From Pizza Guy to Professional
Three great résumé tips for new college graduates.
January 22, 2009
If you are struggling to find your first professional job after college here are three résumé tips to turn your career image from "Pizza Guy" to "Professional."
As a career coach, I'm often asked by new college graduates how to write a compelling résumé when they have little or no professional experience. How can you demonstrate the ability to perform in a professional capacity, such as accounting, marketing or finance, with a résumé that includes positions like pizza delivery guy, car wash attendant or quick-stop market cashier?
If you find yourself in the same dilemma, don't despair! Here are three tips to write a new college grad résumé that will capture the attention of employers and win you interviews.
One of the top reasons employers hire recent graduates is the opportunity to mold new hires to their own corporate culture and work philosophy. This hiring strategy motivates employers to look more for potential than for specific experience — a secret that not many graduates realize.
No matter what jobs you have held, there are sure to be things you have done that show your potential. You will attract more employer attention if you pack your résumé full of those examples. For instance:
In a work world full of mediocre plodders, drive and ambition is hard to find. Smart companies value candidates with the potential to solve their future corporate challenges.
Employers are interested in finding new talent with strong work ethic. One way to illustrate this is by showing how you juggled school life and real life. Indicate with each employment entry how many college credits you handled while employed full- or part-time. A student who has had to work during college has learned to manage time wisely, set priorities and make the best use of limited resources. These are qualities that every employer values.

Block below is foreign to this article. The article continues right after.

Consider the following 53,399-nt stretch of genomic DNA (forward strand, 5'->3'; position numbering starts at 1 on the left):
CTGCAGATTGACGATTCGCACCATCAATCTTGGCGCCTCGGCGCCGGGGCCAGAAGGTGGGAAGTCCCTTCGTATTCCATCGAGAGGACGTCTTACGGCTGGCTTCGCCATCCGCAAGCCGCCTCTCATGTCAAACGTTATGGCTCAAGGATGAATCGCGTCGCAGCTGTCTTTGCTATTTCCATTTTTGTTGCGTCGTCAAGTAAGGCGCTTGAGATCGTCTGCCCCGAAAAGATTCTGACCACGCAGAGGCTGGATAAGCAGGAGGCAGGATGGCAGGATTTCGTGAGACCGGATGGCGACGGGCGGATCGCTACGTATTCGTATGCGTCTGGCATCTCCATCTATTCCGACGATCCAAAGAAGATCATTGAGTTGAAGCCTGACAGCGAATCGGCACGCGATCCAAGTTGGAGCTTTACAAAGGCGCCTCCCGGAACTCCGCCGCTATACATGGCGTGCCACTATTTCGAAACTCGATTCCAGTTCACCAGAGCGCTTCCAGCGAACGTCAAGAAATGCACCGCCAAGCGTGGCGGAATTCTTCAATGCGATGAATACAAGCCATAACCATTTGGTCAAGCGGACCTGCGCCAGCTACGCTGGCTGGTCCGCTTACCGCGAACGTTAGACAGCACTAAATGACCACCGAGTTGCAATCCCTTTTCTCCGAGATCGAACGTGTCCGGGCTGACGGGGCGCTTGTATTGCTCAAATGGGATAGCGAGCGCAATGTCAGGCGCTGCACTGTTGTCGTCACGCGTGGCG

In addition, you might want to include any internship experience you have. While the experience might not have been a paid position, it can still showcase your ability to work in a professional capacity. And semester-long school projects can also be a good opportunity to demonstrate your ability to perform, work well with a group and create a finished product.
Employers are always looking for future leaders. You can illustrate this with extracurricular and volunteer activities you participated in during college. List positions of leadership as well as committees you helped chair. Don't forget to include how you benefited those organizations. For instance, how you:
Coursework also offers opportunity to demonstrate leadership, as well as team-building ability. Be sure to include examples like:
The time and effort you spend incorporating these three tips into your résumé will lead to better job opportunities right from the start. Don’t be like many who spend their first few years out of college fumbling from one dead-end job to another. Start your job search off right with a résumé that illustrates your potential, work ethic, and leadership, and soon you’ll be on the path to a rewarding professional career.
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Deborah Walker CCMC, is a career coach who works with recent college graduates preparing them to compete in the toughest job markets. Her clients gain top performing skills in résumé writing, interview preparation and salary negotiation.